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Posts & articles that have helped thousands build performance through pragmatic leadership.

3 Leadership Lessons From Nikola Tesla

Nikola Tesla isn’t a trendy green car company in California–he’s one of the 20th century’s greatest inventors and scientists. Thanks to him we have, among many other things, AC electricity, wireless communication, radio, x-ray tubes, robotics, and the basics of laser technology.

Tesla’s innovations are, in most part, due to his genius and his sharp mathematical mind. Yet, beneath that we can see Tesla had a vigorous work ethic combined with a simple modesty and the ability to persuade investors to back his revolutionary projects. Surely Tesla can teach us a few things about pushing through an innovative agenda:

1. Work While Your Competition Fights: Tesla and Thomas Edison were both working on rival electric power distribution systems. Edison, promoting DC power distribution, set off on a campaign to scare Americans….(and video!) into thinking Tesla’s powerful AC power distribution system was too dangerous. Edison went about killing stray animals with powerful AC currents and he ended his bizarre campaign by killing an escaped elephant from Coney Island Zoo with Tesla’s favorite current. In the end, Tesla and his AC electric distribution system won out owing to its practically and wider application. If you have a better agenda–don’t waste your energy defending it against left-field attacks; let your actions speak for themselves.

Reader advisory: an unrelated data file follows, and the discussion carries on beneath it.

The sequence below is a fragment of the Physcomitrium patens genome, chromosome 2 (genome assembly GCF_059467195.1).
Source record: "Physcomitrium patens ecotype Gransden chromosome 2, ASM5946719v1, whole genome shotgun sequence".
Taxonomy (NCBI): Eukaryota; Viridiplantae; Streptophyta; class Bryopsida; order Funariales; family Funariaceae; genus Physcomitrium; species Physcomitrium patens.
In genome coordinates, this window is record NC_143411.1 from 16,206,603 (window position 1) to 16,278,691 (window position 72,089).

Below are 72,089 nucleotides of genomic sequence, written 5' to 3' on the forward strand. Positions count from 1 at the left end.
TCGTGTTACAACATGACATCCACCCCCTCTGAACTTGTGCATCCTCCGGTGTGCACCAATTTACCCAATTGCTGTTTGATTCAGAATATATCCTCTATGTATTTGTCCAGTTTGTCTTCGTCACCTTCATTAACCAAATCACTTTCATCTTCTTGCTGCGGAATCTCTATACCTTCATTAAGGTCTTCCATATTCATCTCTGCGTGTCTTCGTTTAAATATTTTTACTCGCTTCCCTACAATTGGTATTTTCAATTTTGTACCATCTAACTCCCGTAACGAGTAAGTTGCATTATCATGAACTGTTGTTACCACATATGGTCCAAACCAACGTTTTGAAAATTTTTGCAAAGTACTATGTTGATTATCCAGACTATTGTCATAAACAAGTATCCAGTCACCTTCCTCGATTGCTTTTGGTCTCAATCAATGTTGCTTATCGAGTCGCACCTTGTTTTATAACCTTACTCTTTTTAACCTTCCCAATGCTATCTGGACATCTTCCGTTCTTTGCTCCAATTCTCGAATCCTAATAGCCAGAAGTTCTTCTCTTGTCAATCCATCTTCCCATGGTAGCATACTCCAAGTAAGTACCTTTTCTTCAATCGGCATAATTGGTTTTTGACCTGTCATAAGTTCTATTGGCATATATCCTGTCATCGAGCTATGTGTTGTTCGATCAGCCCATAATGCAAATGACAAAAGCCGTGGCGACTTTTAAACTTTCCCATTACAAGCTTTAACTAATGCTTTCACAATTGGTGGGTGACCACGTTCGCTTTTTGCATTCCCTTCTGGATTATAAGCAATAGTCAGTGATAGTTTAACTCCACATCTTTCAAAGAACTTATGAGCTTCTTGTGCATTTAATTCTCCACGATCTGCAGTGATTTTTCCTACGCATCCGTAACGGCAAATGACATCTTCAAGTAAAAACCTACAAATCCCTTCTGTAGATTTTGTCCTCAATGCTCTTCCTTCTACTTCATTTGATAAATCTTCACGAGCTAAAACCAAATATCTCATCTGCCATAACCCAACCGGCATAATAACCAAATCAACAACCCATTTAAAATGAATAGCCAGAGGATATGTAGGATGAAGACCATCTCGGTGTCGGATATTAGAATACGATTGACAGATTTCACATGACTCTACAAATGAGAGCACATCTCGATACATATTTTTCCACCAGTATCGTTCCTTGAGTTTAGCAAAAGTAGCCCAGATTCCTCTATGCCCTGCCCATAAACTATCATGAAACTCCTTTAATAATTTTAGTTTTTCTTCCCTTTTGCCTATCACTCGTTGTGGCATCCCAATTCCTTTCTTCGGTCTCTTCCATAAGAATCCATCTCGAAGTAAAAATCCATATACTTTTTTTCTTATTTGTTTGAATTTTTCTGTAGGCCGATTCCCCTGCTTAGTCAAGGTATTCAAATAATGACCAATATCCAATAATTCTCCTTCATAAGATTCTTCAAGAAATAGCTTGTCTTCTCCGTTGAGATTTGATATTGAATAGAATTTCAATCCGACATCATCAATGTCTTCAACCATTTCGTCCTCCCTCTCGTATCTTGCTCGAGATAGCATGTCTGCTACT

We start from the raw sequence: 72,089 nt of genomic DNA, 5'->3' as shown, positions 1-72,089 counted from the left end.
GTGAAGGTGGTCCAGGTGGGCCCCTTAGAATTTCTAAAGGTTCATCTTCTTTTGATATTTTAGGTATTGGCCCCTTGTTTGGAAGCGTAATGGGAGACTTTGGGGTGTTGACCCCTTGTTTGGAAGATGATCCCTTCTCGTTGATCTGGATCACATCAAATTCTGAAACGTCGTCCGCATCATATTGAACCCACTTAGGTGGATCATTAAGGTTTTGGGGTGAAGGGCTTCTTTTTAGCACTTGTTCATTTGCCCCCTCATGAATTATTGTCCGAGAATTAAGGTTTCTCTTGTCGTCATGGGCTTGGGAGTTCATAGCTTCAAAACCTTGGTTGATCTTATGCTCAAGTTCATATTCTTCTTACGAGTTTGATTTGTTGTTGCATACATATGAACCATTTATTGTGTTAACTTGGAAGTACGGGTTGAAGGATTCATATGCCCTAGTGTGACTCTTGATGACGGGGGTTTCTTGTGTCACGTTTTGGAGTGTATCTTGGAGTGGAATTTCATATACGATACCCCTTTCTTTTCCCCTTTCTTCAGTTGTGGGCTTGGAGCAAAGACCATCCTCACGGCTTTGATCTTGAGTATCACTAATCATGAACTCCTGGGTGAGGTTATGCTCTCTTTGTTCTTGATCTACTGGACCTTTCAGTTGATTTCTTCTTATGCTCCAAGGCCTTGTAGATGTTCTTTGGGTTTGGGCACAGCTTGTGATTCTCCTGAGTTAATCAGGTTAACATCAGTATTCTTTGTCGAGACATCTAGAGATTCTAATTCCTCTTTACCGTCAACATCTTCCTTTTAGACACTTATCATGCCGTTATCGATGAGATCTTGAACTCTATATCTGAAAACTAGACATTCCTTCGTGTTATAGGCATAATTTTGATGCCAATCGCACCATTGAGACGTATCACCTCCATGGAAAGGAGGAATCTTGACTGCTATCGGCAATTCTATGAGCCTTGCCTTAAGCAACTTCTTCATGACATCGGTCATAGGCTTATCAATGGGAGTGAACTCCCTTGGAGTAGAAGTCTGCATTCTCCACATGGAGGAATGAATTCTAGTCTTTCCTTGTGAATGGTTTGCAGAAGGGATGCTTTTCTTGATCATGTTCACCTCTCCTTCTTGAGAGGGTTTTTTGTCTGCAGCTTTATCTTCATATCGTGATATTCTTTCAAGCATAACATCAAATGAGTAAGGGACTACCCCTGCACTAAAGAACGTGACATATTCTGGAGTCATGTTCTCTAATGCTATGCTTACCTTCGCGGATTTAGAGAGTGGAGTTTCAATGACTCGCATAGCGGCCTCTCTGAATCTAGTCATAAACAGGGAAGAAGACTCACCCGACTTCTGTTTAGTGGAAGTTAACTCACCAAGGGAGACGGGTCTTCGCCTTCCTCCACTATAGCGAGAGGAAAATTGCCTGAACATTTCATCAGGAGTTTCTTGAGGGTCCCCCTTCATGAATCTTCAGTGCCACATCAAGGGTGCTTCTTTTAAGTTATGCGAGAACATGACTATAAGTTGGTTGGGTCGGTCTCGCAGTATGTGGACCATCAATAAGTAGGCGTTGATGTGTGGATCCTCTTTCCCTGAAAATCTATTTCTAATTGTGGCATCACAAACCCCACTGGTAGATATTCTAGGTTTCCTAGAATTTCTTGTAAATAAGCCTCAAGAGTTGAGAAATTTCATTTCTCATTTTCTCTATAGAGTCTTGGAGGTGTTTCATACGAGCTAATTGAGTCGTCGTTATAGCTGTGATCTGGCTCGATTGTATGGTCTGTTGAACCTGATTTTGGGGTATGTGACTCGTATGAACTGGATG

2. Results Before Legacy: We all know the story of Thomas Edison–yet when Tesla’s name is aired, eyebrows generally raise quizzically. Tesla wasn’t impervious to vanity–he wanted to be rewarded for his work and he especially wanted Edison to acknowledge his contributions to their shared field. However, Tesla chose a modest road and life. He had the opportunity to collect a large pension, funded by the businesses he helped propel, but instead he chose to live on a small pension and live in a small NYC hotel room while he continued to work. He let his passions and interests guide him and didn’t work to meet the expectations of others.

3. Mad Scientists (Outliers) Aren’t Always Mad: In the early 20th century dreaming up laser technology capable of thwarting aerial attacks most likely seemed crazy–especially, if it came from a heavily-accented Serbian who suffered from handicapping OCD and hallucinations. However, Tesla’s ideas are being implemented to this date and are giving today’s politicians plenty of headaches. If an idea sounds preposterous, there is every chance it is–look for the plausibility in every idea.



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